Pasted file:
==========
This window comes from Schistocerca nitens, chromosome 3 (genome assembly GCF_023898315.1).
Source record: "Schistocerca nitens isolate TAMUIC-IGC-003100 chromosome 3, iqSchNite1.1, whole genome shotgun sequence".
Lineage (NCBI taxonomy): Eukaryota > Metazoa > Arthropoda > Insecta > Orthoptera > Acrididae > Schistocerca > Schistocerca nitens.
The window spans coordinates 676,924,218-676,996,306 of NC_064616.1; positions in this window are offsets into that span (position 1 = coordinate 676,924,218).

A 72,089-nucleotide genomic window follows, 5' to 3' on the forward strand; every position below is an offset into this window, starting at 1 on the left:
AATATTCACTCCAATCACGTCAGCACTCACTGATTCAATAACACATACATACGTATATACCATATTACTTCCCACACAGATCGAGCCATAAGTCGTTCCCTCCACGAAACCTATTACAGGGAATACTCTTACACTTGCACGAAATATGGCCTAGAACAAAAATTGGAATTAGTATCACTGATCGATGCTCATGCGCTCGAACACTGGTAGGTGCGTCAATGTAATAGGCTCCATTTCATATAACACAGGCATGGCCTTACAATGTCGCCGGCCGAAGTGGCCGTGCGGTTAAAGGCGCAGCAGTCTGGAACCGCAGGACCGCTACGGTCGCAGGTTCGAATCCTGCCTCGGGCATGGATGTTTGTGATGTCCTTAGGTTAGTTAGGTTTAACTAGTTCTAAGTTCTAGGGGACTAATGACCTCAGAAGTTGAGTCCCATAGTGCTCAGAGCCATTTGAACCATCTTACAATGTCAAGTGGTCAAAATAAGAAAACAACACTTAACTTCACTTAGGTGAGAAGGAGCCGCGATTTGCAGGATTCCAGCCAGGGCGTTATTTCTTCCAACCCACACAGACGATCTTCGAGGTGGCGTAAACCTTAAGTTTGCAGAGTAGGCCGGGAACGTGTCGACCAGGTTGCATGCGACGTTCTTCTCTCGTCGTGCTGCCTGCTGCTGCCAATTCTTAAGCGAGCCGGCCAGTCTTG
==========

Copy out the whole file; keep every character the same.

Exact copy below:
This window comes from Schistocerca nitens, chromosome 3 (genome assembly GCF_023898315.1).
Source record: "Schistocerca nitens isolate TAMUIC-IGC-003100 chromosome 3, iqSchNite1.1, whole genome shotgun sequence".
Lineage (NCBI taxonomy): Eukaryota > Metazoa > Arthropoda > Insecta > Orthoptera > Acrididae > Schistocerca > Schistocerca nitens.
The window spans coordinates 676,924,218-676,996,306 of NC_064616.1; positions in this window are offsets into that span (position 1 = coordinate 676,924,218).

A 72,089-nucleotide genomic window follows, 5' to 3' on the forward strand; every position below is an offset into this window, starting at 1 on the left:
AATATTCACTCCAATCACGTCAGCACTCACTGATTCAATAACACATACATACGTATATACCATATTACTTCCCACACAGATCGAGCCATAAGTCGTTCCCTCCACGAAACCTATTACAGGGAATACTCTTACACTTGCACGAAATATGGCCTAGAACAAAAATTGGAATTAGTATCACTGATCGATGCTCATGCGCTCGAACACTGGTAGGTGCGTCAATGTAATAGGCTCCATTTCATATAACACAGGCATGGCCTTACAATGTCGCCGGCCGAAGTGGCCGTGCGGTTAAAGGCGCAGCAGTCTGGAACCGCAGGACCGCTACGGTCGCAGGTTCGAATCCTGCCTCGGGCATGGATGTTTGTGATGTCCTTAGGTTAGTTAGGTTTAACTAGTTCTAAGTTCTAGGGGACTAATGACCTCAGAAGTTGAGTCCCATAGTGCTCAGAGCCATTTGAACCATCTTACAATGTCAAGTGGTCAAAATAAGAAAACAACACTTAACTTCACTTAGGTGAGAAGGAGCCGCGATTTGCAGGATTCCAGCCAGGGCGTTATTTCTTCCAACCCACACAGACGATCTTCGAGGTGGCGTAAACCTTAAGTTTGCAGAGTAGGCCGGGAACGTGTCGACCAGGTTGCATGCGACGTTCTTCTCTCGTCGTGCTGCCTGCTGCTGCCAATTCTTAAGCGAGCCGGCCAGTCTTG